Calcium Content Not Protein Suppresses Appetite
Table of Contents
Calcium Content Not Protein Suppresses Appetite
Anyone that has ever been on a Atkins diet knows that high protein diets seems to kill the appetite. “People on the Atkins diet don’t feel as hungry — that’s how it works.” Eating a high-protein diet can boost the release of a hunger-suppressing hormones. A diet rich in protein may be a good way to lose weight and keep it off. What’s more, high-protein diets have been shown to enhance fat loss. Previous research has reported that whey protein shakes enhance fat loss. The discovery boosts the theory that eating more protein might help to reduce appetite and lead to sustained weight loss. The discovery may also shed light on how the notorious Atkins diet, which ditches carbohydrates in favour of protein and saturated fats, might work. New research has just been published which suggests its not the amount of protein, but rather the amount of calcium in the food that causes appetite suppression.
|In 2009, researchers found that calcium and Vitamin D enhanced weight loss. The study, which followed 63 overweight or obese women, found that those who took a calcium-plus-vitamin-D supplement in addition to a lower-calorie diet lost no more body fat over 15 weeks than those given a placebo. When the researchers looked at only those women with a very low calcium intake before the study, the supplement did seem to have a benefit. Among the women — who had been getting less than 600 milligrams of calcium per day — the calcium/vitamin D supplement spurred greater reductions in weight and body fat. While the reason for the benefit is unclear, there was evidence that the supplement helped curb women’s appetite for fatty food, the researchers report in the British Journal of Nutrition. During a buffet-style test meal, the study found, women who’d been taking the supplement ate less fat than they had at a test meal done at the study’s start. The same was not true of women in the placebo group, however. “Our hypothesis is that the brain can detect the lack of calcium and seeks to compensate by spurring food intake, which obviously works against the goals of any weight loss program” senior researcher Dr. Angelo Tremblay, of Laval University in Quebec, Canada, said in a news release from the university. “Sufficient calcium intake seems to stifle the desire to eat more,” he explained. While the results from the test meals suggest that extra calcium may help calcium-deficient women curb their appetites while dieting.
Prior evidence suggests that high-calcium intake influences post-meal appetite. A new study this month was designed to assess energy intake compensation in response to protein and calcium ingestion. The researchers wanted to determine if it was the high protein or the calcium that was influencing meal appetite. A “pre-load meal” was served and food intake was then assessed (60 min after preload ingestion) by providing participants with a homogenous pasta meal, which they were asked to consume until “comfortably full.”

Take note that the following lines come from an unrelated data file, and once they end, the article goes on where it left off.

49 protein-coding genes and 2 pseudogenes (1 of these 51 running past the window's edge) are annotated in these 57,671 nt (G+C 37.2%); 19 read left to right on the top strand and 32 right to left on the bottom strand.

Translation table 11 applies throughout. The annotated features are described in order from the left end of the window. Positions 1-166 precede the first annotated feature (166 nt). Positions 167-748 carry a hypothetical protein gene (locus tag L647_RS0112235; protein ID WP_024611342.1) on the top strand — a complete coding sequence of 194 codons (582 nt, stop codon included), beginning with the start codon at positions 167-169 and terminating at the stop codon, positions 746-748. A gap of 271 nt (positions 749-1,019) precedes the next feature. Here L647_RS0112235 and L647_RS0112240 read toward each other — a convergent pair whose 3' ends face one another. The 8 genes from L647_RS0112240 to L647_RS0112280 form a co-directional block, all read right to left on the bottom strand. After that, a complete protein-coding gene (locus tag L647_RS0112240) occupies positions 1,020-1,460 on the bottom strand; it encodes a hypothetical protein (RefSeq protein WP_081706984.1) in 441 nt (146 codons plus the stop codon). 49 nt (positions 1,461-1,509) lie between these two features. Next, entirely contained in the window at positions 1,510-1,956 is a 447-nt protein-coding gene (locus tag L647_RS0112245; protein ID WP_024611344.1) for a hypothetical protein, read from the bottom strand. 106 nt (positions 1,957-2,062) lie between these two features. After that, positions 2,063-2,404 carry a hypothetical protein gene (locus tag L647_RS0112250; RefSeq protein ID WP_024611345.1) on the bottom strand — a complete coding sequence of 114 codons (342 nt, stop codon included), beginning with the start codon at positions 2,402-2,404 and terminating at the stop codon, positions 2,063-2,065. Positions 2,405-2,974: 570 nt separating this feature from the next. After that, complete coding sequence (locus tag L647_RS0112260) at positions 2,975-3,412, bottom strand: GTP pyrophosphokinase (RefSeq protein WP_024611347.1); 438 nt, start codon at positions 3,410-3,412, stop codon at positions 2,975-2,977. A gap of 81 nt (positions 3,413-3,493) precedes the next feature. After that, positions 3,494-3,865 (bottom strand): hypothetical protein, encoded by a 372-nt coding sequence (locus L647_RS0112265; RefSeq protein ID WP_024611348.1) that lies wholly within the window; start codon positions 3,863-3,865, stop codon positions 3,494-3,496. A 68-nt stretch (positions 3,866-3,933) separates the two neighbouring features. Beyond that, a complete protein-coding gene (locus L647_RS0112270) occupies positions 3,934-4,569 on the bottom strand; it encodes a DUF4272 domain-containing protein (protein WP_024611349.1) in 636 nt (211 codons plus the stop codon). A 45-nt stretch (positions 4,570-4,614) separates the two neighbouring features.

Study description: The trial was randomized, controlled, double-blind and performed in a cross-over manner with a 48-h washout period. Twenty healthy adults (13 men, 7 women) were asked to consume one of the following preloads:
- a low-calcium (104 mg) and low-protein (4 g) control preload (control),
- a high-protein preload (29 g),
- a high-calcium preload (1170 mg), or
- a high-protein and high-calcium preload.
Subjective measures of appetite were also assessed. All preloads contained instant porridge oats and water to provide 0.5 g carbohydrate/kg body mass. These were cooked in a microwave for 2 min at 1000 W and cooled for 5 min before being served.
- For CAL trials, a milk-extracted calcium powder was added to the porridge to increase the calcium content by 15 mg/kg body mass.
- For PRO trials, milk protein concentrate was added to increase the protein content of the porridge by 0.35 g/kg body mass.
Study results: The calcium preload meal had the greatest impact on reducing appetite. According to these results it’s the calcium content and not, as scientists have previously suspected the high protein content of many high calcium foods that affects the appetite and – more importantly – leads to relatively lower food intakes on subsequent meal.
|Major GC, Alarie FP, Doré J, Tremblay A. Calcium plus vitamin D supplementation and fat mass loss in female very low-calcium consumers: potential link with a calcium-specific appetite control. Br J Nutr. 2009 Mar;101(5):659-63.
Gonzalez, Javier T., et al. “Calcium Ingestion Suppresses Appetite and Produces Acute Overcompensation of Energy Intake Independent of Protein in Healthy Adults.” The Journal of Nutrition (2015): jn-114.